Texas Health Ben Hogan Sports Medicine Opens Concussion Treatment Centers

A new state law, House Bill 2038, requires that any UIL athlete who shows signs of a concussion must be removed from competition and obtain written clearance from a physician that the concussion has healed before they are allowed to play.

“Natasha’s Law” is named after Natasha Helmick, a North Texas soccer player who suffered a concussion during a high school match. She returned to competition while still suffering the effects of a previous concussion, and today has lingering struggles with memory and mental tasks.

To help provide treatment for athletes, Texas Health Ben Hogan Sports Medicine has opened two new outpatient concussion centers on the campuses of Texas Health Presbyterian Hospital Dallas and Texas Health Harris Methodist Hospital Fort Worth. These centers are the only dedicated, multidisciplinary sports concussion clinics in North Texas, and they do not require a physician referral to be evaluated by specially trained concussion experts.

“The new law will significantly improve the way concussions are treated this fall at football games and practices across the state,” said Dr. Damond Blueitt, medical director of the new concussion clinic at Texas Health Fort Worth. “But our concern has been that there’s no system in place for these athletes to be promptly seen by a concussion specialist who can accurately determine whether the athlete may return to competition.”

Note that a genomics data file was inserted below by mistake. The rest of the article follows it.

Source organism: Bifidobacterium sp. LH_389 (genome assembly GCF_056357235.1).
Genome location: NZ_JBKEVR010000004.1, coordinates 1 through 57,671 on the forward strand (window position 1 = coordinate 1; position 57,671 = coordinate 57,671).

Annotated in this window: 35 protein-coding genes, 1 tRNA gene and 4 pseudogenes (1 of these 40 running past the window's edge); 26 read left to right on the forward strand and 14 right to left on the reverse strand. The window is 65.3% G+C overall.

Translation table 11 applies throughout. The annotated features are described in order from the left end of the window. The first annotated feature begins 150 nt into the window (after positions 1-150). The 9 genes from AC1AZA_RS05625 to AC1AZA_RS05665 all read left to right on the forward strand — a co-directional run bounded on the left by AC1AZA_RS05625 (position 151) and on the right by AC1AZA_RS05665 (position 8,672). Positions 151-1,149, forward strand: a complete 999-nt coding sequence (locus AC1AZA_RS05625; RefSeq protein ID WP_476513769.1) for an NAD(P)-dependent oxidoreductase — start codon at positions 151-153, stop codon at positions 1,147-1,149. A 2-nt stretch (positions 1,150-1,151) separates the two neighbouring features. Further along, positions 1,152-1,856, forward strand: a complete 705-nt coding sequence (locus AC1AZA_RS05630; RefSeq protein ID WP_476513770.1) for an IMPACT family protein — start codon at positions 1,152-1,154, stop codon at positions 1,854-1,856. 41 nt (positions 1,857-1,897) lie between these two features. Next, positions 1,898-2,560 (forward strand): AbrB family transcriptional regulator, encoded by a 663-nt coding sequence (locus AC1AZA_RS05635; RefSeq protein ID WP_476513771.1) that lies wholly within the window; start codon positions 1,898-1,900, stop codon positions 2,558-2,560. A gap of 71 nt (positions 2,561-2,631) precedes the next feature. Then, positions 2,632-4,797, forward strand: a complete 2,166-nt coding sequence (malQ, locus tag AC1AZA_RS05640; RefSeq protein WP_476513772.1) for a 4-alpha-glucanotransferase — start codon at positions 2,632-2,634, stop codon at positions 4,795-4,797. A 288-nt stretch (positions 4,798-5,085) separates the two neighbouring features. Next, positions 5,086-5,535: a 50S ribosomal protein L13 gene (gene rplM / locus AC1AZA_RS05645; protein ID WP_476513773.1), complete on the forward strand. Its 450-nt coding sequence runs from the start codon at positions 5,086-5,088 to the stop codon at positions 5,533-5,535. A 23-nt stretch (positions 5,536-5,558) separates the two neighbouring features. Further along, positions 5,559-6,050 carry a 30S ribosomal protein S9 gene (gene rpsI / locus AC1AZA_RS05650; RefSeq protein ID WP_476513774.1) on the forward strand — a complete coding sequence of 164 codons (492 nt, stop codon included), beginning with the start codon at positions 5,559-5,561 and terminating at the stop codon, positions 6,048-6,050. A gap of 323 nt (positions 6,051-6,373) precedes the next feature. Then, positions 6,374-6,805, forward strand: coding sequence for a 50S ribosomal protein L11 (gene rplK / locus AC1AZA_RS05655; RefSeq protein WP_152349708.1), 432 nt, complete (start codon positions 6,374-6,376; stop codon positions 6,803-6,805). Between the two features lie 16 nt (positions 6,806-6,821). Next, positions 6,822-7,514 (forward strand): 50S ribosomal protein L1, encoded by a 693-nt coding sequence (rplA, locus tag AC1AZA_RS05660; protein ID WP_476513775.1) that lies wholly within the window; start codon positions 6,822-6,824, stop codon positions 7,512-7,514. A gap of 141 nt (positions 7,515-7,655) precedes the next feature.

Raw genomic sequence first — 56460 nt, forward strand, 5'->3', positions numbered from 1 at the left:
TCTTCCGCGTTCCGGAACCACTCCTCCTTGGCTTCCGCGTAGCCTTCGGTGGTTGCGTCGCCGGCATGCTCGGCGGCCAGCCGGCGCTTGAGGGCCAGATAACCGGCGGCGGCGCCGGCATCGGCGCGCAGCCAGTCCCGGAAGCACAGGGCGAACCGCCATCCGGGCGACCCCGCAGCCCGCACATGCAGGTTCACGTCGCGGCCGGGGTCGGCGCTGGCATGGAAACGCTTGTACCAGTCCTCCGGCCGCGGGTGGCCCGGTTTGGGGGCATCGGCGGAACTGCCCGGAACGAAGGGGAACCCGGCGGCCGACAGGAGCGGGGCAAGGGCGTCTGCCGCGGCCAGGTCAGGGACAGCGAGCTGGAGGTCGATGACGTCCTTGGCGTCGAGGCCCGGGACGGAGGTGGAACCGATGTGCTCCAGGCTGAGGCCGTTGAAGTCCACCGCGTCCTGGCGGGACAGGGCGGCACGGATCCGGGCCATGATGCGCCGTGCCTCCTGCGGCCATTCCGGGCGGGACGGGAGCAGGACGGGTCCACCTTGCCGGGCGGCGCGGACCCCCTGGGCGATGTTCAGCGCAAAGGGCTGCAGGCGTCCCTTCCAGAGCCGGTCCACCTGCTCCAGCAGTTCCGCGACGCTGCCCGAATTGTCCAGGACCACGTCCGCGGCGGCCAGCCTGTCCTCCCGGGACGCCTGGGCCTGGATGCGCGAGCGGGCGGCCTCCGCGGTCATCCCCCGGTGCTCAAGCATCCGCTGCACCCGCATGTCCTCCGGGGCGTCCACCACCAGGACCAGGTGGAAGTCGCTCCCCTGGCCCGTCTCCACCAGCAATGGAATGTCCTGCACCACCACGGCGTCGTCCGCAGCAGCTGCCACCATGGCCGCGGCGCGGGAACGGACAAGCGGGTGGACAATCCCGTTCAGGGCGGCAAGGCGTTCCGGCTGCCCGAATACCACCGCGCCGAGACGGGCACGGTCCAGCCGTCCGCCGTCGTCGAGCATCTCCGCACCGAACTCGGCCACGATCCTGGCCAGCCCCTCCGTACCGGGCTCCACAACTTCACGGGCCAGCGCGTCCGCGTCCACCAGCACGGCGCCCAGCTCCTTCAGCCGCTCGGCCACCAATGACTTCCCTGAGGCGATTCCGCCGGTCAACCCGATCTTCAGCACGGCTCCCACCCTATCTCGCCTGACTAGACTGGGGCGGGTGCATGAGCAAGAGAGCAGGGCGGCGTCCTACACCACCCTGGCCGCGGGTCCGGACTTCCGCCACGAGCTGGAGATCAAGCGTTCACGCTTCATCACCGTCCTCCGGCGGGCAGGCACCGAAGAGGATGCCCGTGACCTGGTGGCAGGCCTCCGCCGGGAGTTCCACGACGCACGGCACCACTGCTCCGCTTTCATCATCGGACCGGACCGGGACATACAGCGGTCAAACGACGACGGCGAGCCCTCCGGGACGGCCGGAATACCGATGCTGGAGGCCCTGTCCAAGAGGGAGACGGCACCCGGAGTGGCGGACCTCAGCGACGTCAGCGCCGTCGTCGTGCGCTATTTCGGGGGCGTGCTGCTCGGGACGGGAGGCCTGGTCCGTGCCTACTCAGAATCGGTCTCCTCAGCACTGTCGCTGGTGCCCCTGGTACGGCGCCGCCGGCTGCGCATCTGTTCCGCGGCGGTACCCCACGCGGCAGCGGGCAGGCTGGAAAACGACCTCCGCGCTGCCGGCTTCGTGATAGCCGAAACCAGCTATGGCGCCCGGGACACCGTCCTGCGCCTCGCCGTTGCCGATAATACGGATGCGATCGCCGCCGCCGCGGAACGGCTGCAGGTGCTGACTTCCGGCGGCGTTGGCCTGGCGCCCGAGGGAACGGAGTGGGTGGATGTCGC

A team of physicians on the hospital’s medical staff, neuropsychologists, and certified athletic trainers with expertise in managing sports concussions evaluate each person with the ImPACT (Immediate Post-Concussion Assessment and Cognitive Testing) analysis, a web-based evaluation tool that compares mental function after a sports concussion. The online testing program is used by the majority of teams in the National Football League, National Basketball Association, Major League Baseball, National Hockey League, college sport programs and more than 10,000 school districts across the nation.

A new VSR balance system will help determine whether an athlete’s balance control has been impaired, which is a common post-concussion symptom. To use this, athletes step onto a plate that measures the force exerted by the feet and relays the data to a nearby computer.

The centers’ comprehensive approach to concussion care includes:

  • Diagnosis and treatment for concussion;
  • interpretation of ImPACT neurocognitive baseline and post-injury test results;
  • interpretation of balance testing; and
  • education on concussion for athletes, athletic trainers and parents

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